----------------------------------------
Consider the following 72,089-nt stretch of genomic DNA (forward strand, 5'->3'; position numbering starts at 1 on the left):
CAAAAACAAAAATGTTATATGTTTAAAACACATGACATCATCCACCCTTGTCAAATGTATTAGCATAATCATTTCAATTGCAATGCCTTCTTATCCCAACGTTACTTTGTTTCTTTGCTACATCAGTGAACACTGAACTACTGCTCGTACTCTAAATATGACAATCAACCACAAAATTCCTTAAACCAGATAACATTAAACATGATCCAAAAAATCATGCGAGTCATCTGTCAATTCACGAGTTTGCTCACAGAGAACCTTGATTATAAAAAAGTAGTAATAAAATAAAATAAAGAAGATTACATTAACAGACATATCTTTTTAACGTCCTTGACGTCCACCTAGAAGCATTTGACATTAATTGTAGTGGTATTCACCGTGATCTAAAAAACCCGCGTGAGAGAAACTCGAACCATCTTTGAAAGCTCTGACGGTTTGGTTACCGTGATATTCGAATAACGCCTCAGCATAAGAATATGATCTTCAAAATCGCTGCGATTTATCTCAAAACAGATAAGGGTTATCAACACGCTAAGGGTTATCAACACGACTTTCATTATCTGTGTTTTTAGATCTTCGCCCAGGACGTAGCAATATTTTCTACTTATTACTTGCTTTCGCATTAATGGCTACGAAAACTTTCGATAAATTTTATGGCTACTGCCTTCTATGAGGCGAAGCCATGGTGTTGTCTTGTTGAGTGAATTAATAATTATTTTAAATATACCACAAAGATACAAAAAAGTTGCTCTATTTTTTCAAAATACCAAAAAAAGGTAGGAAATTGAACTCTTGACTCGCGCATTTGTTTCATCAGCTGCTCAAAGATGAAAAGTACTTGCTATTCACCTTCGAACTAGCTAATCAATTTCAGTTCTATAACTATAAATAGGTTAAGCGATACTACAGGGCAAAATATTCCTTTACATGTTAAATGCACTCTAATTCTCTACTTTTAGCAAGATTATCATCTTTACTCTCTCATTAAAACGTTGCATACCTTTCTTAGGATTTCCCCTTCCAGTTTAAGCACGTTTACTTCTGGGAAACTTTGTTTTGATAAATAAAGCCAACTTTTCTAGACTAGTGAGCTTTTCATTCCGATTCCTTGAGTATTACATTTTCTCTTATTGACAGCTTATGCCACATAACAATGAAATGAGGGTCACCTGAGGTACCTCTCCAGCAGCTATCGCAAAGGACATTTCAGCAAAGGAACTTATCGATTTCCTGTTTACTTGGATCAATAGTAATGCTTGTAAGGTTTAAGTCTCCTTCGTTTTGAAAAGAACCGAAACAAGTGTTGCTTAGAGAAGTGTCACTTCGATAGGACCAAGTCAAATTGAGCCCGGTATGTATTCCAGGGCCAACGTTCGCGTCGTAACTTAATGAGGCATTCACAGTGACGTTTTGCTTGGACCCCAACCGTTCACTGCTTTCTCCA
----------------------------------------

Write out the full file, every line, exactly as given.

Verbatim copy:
Consider the following 72,089-nt stretch of genomic DNA (forward strand, 5'->3'; position numbering starts at 1 on the left):
CAAAAACAAAAATGTTATATGTTTAAAACACATGACATCATCCACCCTTGTCAAATGTATTAGCATAATCATTTCAATTGCAATGCCTTCTTATCCCAACGTTACTTTGTTTCTTTGCTACATCAGTGAACACTGAACTACTGCTCGTACTCTAAATATGACAATCAACCACAAAATTCCTTAAACCAGATAACATTAAACATGATCCAAAAAATCATGCGAGTCATCTGTCAATTCACGAGTTTGCTCACAGAGAACCTTGATTATAAAAAAGTAGTAATAAAATAAAATAAAGAAGATTACATTAACAGACATATCTTTTTAACGTCCTTGACGTCCACCTAGAAGCATTTGACATTAATTGTAGTGGTATTCACCGTGATCTAAAAAACCCGCGTGAGAGAAACTCGAACCATCTTTGAAAGCTCTGACGGTTTGGTTACCGTGATATTCGAATAACGCCTCAGCATAAGAATATGATCTTCAAAATCGCTGCGATTTATCTCAAAACAGATAAGGGTTATCAACACGCTAAGGGTTATCAACACGACTTTCATTATCTGTGTTTTTAGATCTTCGCCCAGGACGTAGCAATATTTTCTACTTATTACTTGCTTTCGCATTAATGGCTACGAAAACTTTCGATAAATTTTATGGCTACTGCCTTCTATGAGGCGAAGCCATGGTGTTGTCTTGTTGAGTGAATTAATAATTATTTTAAATATACCACAAAGATACAAAAAAGTTGCTCTATTTTTTCAAAATACCAAAAAAAGGTAGGAAATTGAACTCTTGACTCGCGCATTTGTTTCATCAGCTGCTCAAAGATGAAAAGTACTTGCTATTCACCTTCGAACTAGCTAATCAATTTCAGTTCTATAACTATAAATAGGTTAAGCGATACTACAGGGCAAAATATTCCTTTACATGTTAAATGCACTCTAATTCTCTACTTTTAGCAAGATTATCATCTTTACTCTCTCATTAAAACGTTGCATACCTTTCTTAGGATTTCCCCTTCCAGTTTAAGCACGTTTACTTCTGGGAAACTTTGTTTTGATAAATAAAGCCAACTTTTCTAGACTAGTGAGCTTTTCATTCCGATTCCTTGAGTATTACATTTTCTCTTATTGACAGCTTATGCCACATAACAATGAAATGAGGGTCACCTGAGGTACCTCTCCAGCAGCTATCGCAAAGGACATTTCAGCAAAGGAACTTATCGATTTCCTGTTTACTTGGATCAATAGTAATGCTTGTAAGGTTTAAGTCTCCTTCGTTTTGAAAAGAACCGAAACAAGTGTTGCTTAGAGAAGTGTCACTTCGATAGGACCAAGTCAAATTGAGCCCGGTATGTATTCCAGGGCCAACGTTCGCGTCGTAACTTAATGAGGCATTCACAGTGACGTTTTGCTTGGACCCCAACCGTTCACTGCTTTCTCCA